Mountain Wheels: Infiniti’s impressive Q50 sedan challenges the German competition |

Mountain Wheels: Infiniti’s impressive Q50 sedan challenges the German competition

Upgraded to 400 horsepower, the Infiniti Q50’s Red Sport edition offers features and performance that seem relatively affordable compared with other luxury makes.
Courtesy photo

In this increasingly SUV-only universe, we might occasionally forget that Infiniti — the luxury partner of Nissan — used to be a considerably car-focused brand, chockablock with stylish and sporty variants and one-of-a-kind reimaginations of the more standard Nissan fare.

In the past four years, I think I’ve driven maybe one Infiniti non-SUV, though the SUV models from the small, British-made QX30 to the gargantuan QX80 mothership are all pretty swell, if you like that kind of thing.

So for the rare bird who loves actual low-to-the-ground performance cars, dislikes the sterility of German performance vehicles and thinks the entire range of nouveau Lexus products are off-putting, some time in the 2020 Red Sport AWD edition of the Infiniti Q50 sport sedan was just what the doctor ordered.

I am probably neglecting to include Hyundai’s spin-off luxury brand, Genesis, but I’ve never driven one, so … let’s use the aforementioned competitive set to frame our Q50 discussion.

There are four grades of Q50 available, with the more austere Pure available with a 208-horsepower 2.0-liter turbo four-cylinder. Luxe, Sport or my Red Sport get a 3.0-liter twin-turbocharged V-6, and in Red Sport’s case, the 300-horsepower output tuned to a more German-eating 400 horsepower. All, it should be mentioned, are also available in Texas- and Florida-friendly two-wheel drive or the more Colorado-appropriate all-wheel drive.

The combined Red Sport package, with the blazingly Dynamic Sunstone Red paint, welcome lighting, rear-seat USB ports and carbon fiber treatments for the decklid spoiler and the caps of the side mirrors, all came to $60,475, including 400 horsepower and all-wheel drive. I have seen window stickers on German cars where the options alone seemed to cost more than that. The Red Sport’s up-tuned engine positively hums on startup.

Those who buy into the Infiniti’s parallel universe will be rewarded with an increasingly creased, swept and angled body, far removed from the old G and M Infiniti models, with road presence and confident handling (plus rear seat passenger room) that’s very much in the ballpark of a 5-Series BMW.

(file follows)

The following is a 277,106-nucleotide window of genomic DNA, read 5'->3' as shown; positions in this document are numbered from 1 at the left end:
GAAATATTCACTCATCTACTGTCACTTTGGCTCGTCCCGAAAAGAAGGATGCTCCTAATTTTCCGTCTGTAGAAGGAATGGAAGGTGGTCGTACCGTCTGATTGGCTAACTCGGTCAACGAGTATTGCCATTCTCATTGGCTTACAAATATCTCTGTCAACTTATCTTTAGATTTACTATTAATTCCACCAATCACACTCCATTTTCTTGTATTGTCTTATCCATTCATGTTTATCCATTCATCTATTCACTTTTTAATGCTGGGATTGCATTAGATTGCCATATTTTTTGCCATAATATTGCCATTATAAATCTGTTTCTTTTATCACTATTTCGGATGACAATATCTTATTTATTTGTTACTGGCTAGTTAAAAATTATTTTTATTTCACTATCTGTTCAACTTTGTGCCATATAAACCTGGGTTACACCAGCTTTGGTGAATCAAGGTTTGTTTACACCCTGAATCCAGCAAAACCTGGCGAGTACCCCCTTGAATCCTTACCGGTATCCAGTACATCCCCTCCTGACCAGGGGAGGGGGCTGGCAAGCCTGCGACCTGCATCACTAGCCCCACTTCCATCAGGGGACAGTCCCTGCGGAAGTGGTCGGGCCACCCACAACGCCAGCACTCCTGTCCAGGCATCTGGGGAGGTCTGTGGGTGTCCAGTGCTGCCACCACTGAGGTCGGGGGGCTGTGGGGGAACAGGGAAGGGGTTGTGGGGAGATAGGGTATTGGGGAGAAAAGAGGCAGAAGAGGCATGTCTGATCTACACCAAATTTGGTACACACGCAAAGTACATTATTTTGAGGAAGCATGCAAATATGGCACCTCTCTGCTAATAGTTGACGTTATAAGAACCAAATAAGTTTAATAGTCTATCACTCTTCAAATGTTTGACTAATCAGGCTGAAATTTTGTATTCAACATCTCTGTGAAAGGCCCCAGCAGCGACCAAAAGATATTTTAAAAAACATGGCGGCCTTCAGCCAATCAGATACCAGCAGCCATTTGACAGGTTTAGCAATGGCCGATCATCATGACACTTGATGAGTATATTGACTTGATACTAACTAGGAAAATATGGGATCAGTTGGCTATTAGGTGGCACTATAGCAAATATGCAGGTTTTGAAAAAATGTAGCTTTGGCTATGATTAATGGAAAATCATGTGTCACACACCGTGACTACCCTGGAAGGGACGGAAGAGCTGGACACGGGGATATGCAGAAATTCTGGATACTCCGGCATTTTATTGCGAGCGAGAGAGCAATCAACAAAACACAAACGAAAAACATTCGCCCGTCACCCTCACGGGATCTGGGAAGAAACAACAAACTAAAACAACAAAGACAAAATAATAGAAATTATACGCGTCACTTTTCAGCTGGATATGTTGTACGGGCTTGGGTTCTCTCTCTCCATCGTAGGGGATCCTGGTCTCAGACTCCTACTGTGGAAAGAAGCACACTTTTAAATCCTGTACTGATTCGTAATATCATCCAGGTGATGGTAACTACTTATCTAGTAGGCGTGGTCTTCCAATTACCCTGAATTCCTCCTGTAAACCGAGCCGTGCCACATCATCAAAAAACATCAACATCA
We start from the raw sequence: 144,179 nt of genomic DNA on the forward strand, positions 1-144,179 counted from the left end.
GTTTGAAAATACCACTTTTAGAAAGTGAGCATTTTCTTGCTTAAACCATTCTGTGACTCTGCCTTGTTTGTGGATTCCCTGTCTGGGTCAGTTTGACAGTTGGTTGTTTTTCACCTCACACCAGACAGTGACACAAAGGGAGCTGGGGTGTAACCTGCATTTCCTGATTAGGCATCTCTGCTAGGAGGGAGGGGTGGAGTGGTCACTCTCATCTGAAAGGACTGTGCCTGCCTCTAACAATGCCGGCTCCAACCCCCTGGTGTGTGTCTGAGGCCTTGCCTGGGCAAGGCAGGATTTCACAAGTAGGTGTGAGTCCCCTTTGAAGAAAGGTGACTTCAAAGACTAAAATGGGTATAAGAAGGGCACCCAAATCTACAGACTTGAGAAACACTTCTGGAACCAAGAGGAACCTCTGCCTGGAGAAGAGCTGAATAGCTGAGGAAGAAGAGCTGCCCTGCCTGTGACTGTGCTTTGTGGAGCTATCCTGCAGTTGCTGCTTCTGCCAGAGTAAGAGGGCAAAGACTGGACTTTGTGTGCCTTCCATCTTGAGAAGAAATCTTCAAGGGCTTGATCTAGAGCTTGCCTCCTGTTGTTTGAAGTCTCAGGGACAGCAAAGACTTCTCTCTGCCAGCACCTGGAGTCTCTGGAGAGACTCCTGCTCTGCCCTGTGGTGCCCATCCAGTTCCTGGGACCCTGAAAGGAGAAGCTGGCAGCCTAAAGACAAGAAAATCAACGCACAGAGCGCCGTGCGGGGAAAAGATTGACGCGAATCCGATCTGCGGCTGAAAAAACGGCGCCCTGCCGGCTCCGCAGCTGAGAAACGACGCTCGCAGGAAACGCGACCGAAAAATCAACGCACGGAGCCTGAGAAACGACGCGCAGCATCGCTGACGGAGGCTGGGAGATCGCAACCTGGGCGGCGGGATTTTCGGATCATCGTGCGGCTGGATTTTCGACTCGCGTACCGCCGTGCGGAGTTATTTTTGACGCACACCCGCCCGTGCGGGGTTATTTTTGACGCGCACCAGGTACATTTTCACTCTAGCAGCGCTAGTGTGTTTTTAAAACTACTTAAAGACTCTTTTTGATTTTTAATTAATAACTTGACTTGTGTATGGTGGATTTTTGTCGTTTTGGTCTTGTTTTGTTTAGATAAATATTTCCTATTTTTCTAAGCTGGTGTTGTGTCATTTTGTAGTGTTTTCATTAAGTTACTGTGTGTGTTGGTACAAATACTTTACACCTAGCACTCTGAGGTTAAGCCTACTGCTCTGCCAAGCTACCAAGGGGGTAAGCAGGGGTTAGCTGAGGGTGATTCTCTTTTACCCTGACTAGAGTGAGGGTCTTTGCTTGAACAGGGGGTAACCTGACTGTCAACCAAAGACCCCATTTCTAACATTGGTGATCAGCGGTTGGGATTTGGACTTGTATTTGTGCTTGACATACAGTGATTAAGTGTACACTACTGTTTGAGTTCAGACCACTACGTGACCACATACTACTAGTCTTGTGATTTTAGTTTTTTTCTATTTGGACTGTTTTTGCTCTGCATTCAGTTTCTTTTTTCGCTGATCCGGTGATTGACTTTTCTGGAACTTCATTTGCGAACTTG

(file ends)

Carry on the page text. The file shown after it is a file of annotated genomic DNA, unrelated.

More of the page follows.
I did a comprehensive blaze around the Denver foothills last weekend — yes, even at 9 a.m. on a Saturday on an isolated stretch of road between Deckers and Sedalia, you will now be followed by weaving, horn-blaring yahoos in 4Runners if you have out-of-state plates — and besides the idiot factor, the Q50 was pretty awesome. And hella fast, when it needed to be.

Andy Stonehouse, Summit Daily News
Andy Stonehouse

You do require pretty judicious juicing to get that 3.0-liter to elicit a throttle-fest, with the Sport Plus mode on the multiple performance mode selector helping to keep it cranked a little more tightly.

The AWD helps keep the car comfortably grounded in corners, not to mention moving forward on icy and snowy patches (good to know), and while it doesn’t display the rock-solid precision/revolting fluidity of perhaps a BMW M5, remember the price, the output and the beautiful details you get here.

There’s lots and lots of drama up front with some very aggressive aerodynamic treatments on the front bumper and lower fascia, plus attractive LED headlamps. Out back, the twin exhausts get dark metallic trim, and the custom 19-inch alloy wheels are also sharp and attractive.

Interior details are just as sharp. Admittedly, I am willing to trade at least one of the increasingly redundant pile of screens featured in luxury vehicles for something simple like a digitized speedometer (my brain had to do the math to see the really high numbers on the brightly lit traditional speedo) or navigation maps that display Colorado secondary highways in white on a white background, which I do not find helpful.

Nonetheless, Q50’s double stack helps provide an inordinate amount of data, with hard buttons on the outside edge for HVAC control and three useful audio, HVAC screen and home buttons to keep it all grounded, versus fishing around on the touchscreen.

Unlike the enormity offered by an SUV, there’s also nowhere to safely park your iPhone, minus the elbow storage box, which might be a good idea, considering Q50’s ferocity.

Andy Stonehouse’s column “Mountain Wheels” publishes Saturdays in the Summit Daily News. Stonehouse has worked as an editor and writer in Colorado since 1998, focusing on automotive coverage since 2004. He lives in Greeley. Contact him at

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